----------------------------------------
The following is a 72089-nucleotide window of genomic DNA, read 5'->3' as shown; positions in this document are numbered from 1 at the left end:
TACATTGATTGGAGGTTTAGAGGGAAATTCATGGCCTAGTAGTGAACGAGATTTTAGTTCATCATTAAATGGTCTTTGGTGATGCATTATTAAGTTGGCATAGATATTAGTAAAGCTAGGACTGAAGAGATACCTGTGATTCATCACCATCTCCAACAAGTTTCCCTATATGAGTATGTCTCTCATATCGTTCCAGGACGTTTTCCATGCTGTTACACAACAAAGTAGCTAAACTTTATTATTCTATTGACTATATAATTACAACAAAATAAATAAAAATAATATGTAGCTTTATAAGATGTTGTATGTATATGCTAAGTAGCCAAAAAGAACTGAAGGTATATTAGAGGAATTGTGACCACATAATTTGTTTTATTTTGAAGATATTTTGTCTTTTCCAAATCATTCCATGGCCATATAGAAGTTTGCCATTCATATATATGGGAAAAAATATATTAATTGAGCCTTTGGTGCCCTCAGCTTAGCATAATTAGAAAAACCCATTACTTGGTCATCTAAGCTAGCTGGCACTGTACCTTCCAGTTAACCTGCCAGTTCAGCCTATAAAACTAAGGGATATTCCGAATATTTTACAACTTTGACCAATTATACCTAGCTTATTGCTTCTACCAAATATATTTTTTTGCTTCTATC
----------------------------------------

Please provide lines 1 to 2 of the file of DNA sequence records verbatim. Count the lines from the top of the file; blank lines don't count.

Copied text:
The following is a 72089-nucleotide window of genomic DNA, read 5'->3' as shown; positions in this document are numbered from 1 at the left end:
TACATTGATTGGAGGTTTAGAGGGAAATTCATGGCCTAGTAGTGAACGAGATTTTAGTTCATCATTAAATGGTCTTTGGTGATGCATTATTAAGTTGGCATAGATATTAGTAAAGCTAGGACTGAAGAGATACCTGTGATTCATCACCATCTCCAACAAGTTTCCCTATATGAGTATGTCTCTCATATCGTTCCAGGACGTTTTCCATGCTGTTACACAACAAAGTAGCTAAACTTTATTATTCTATTGACTATATAATTACAACAAAATAAATAAAAATAATATGTAGCTTTATAAGATGTTGTATGTATATGCTAAGTAGCCAAAAAGAACTGAAGGTATATTAGAGGAATTGTGACCACATAATTTGTTTTATTTTGAAGATATTTTGTCTTTTCCAAATCATTCCATGGCCATATAGAAGTTTGCCATTCATATATATGGGAAAAAATATATTAATTGAGCCTTTGGTGCCCTCAGCTTAGCATAATTAGAAAAACCCATTACTTGGTCATCTAAGCTAGCTGGCACTGTACCTTCCAGTTAACCTGCCAGTTCAGCCTATAAAACTAAGGGATATTCCGAATATTTTACAACTTTGACCAATTATACCTAGCTTATTGCTTCTACCAAATATATTTTTTTGCTTCTATC